Snowy owls have a circumpolar distribution. They breed in coastal Alaska, Canada, and Greenland, as well as in northern Scandinavia, Russia, southern Novaya Zemlya and northern Siberia. In winter, snowy owls can be found in Canada and the northern United States, sporadically further south into the U.S., in Iceland, the British Isles, northern Europe, central Russia, northern China and Sakhalin. While typically found in the arctic, periodic irruptions of "excess populations" occasionally move south, driven by a lack of food resources in the tundra. Snowy owl fossils have been found as far south as the Tropic of Cancer, and are believed to have originated in that region. (Encyclopedia Britannica, 1995; Hoyo, et al., 1999; National Geographic, 1999; Parmelee, 1992)
Snowy owls inhabit open tundra, usually from sea level to less than 300 m elevation. They may also inhabit lowland salt grass meadows and poorly drained freshwater wet meadows, especially for hunting. When food is scarce, snowy owls travel south to warmer climates in winter. Prime winter habitat in the Great Plains is similar to their breeding habitat. In the south, they are frequently seen in villages and urban centers, as well as in marshes and on dunes. (Parmelee, 1992)
Snowy owls are the largest bird species in the arctic, 63 to 73 cm long with an average wingspan of 170 cm. Females are larger and heavier than the males, weighing 1550 to 1600 grams, compared to males which weigh 1450 to 1500 grams. Snowy owls are predominantly white with dusky brown spots and bars. Females tend to have more markings than males, which may become nearly completely white as they age. Young snowy owls are generally darker and more heavily marked than adults. Snowy owls have yellow eyes and their legs and feet are covered in white feathers that protect them from the cold weather. (Grzimek, 1972; Kielder Water Bird of Prey Centre, 1999; Living Planet, 1999; Parmelee, 1992)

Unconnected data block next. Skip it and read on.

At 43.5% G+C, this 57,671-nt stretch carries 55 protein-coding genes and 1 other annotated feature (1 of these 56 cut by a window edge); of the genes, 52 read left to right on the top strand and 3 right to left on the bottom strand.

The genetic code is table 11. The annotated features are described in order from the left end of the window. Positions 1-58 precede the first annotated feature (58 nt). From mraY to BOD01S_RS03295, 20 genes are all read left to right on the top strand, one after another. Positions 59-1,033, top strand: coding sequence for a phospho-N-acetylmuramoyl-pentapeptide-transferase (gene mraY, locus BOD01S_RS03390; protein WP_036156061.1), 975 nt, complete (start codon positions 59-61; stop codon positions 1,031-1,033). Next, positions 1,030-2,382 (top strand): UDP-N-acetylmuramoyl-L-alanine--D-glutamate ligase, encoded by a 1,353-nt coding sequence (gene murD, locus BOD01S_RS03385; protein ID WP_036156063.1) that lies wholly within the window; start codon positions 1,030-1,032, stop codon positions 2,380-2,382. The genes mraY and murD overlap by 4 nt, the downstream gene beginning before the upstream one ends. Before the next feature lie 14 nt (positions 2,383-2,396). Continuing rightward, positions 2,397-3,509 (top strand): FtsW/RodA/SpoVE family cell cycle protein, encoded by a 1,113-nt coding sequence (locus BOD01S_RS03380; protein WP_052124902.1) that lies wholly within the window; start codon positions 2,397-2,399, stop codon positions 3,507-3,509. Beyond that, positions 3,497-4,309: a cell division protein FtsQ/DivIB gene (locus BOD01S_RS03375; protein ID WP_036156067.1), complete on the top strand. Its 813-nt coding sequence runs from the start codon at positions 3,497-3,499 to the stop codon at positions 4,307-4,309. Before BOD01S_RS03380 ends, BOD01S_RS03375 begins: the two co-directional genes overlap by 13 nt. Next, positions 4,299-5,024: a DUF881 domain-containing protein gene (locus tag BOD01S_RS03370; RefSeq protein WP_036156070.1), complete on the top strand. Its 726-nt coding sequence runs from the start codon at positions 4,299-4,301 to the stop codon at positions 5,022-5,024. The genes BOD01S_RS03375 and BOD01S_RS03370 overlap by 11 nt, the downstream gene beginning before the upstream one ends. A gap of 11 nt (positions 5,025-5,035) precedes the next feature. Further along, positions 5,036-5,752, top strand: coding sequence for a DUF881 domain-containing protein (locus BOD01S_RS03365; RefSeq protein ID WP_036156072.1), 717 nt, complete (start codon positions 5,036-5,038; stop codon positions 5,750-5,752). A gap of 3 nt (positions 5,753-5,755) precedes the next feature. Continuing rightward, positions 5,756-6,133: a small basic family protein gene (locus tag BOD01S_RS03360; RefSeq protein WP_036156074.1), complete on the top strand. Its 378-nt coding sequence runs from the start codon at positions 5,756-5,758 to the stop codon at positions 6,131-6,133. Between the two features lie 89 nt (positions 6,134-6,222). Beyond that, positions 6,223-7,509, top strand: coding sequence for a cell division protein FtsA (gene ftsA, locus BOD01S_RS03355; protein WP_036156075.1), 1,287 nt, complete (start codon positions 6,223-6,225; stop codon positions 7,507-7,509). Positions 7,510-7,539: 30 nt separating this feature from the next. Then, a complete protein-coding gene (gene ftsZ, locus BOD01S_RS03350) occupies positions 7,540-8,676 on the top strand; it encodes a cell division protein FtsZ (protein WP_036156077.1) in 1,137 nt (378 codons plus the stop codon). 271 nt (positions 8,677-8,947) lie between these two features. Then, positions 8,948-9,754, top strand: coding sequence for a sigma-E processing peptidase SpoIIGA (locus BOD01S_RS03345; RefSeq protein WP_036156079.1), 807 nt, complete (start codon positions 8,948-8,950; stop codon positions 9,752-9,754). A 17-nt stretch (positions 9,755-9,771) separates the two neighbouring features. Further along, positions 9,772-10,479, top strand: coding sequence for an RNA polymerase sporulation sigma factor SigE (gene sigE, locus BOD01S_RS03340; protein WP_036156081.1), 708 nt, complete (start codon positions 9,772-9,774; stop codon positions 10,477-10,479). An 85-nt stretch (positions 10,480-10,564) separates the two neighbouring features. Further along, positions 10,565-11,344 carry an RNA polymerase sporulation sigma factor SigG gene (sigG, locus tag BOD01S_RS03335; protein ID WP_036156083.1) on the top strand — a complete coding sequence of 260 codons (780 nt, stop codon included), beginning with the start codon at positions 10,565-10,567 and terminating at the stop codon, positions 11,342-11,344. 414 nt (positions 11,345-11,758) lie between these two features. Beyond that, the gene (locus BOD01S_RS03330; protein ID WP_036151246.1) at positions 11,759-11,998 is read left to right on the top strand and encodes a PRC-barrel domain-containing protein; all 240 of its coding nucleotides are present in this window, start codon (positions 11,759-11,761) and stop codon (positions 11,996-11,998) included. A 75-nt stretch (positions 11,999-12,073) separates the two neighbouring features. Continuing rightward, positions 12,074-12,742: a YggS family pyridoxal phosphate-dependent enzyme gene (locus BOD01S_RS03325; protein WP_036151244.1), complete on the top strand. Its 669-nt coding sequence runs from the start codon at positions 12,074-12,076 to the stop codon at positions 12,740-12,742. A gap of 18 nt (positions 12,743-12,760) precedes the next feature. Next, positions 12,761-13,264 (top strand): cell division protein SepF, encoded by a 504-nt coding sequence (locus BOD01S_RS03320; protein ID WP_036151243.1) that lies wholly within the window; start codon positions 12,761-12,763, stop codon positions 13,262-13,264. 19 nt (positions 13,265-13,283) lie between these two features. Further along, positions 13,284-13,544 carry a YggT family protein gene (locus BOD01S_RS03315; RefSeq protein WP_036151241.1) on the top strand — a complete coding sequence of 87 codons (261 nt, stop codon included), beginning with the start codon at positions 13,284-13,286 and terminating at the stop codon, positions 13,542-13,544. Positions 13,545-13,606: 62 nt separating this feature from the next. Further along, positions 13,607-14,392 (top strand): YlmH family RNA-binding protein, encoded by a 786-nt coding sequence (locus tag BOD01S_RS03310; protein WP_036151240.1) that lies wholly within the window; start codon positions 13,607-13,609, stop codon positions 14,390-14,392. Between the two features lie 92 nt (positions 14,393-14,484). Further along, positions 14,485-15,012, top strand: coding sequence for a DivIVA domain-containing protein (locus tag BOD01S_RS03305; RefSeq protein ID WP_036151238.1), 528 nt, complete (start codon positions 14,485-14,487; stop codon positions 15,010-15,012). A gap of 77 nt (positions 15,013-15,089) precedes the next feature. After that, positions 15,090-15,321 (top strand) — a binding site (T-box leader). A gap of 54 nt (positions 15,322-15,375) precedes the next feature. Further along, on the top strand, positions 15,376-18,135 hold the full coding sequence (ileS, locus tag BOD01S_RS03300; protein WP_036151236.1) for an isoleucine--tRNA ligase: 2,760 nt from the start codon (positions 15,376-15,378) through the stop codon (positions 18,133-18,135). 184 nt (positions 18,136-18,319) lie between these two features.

Snowy owls are generally monogamous, though polygyny has been reported in a few instances when prey was excessively abundant. Breeding pairs may form on the wintering ground or after the owls reach the breeding ground in late April or early May. There is no evidence that pair bonds last beyond one breeding season.
Elaborate courtship displays are associated with breeding pair formation and early breeding activities. The male performs an “aerial display” followed by a “ground display’. The “aerial display” consists of an exaggerated undulating flight, frequently while carrying a lemming in the bill or claws, followed by a gradual climb and finally a gentle vertical descent to the ground. Once on the ground, the male performs the “ground display”. With his back toward the female, the male stands erect and then leans forward with his head lowered and tail partly fanned until he is nearly lying on the ground. Another infrequently observed display is the passing of a lemming from male to female while in flight. (Parmelee, 1992)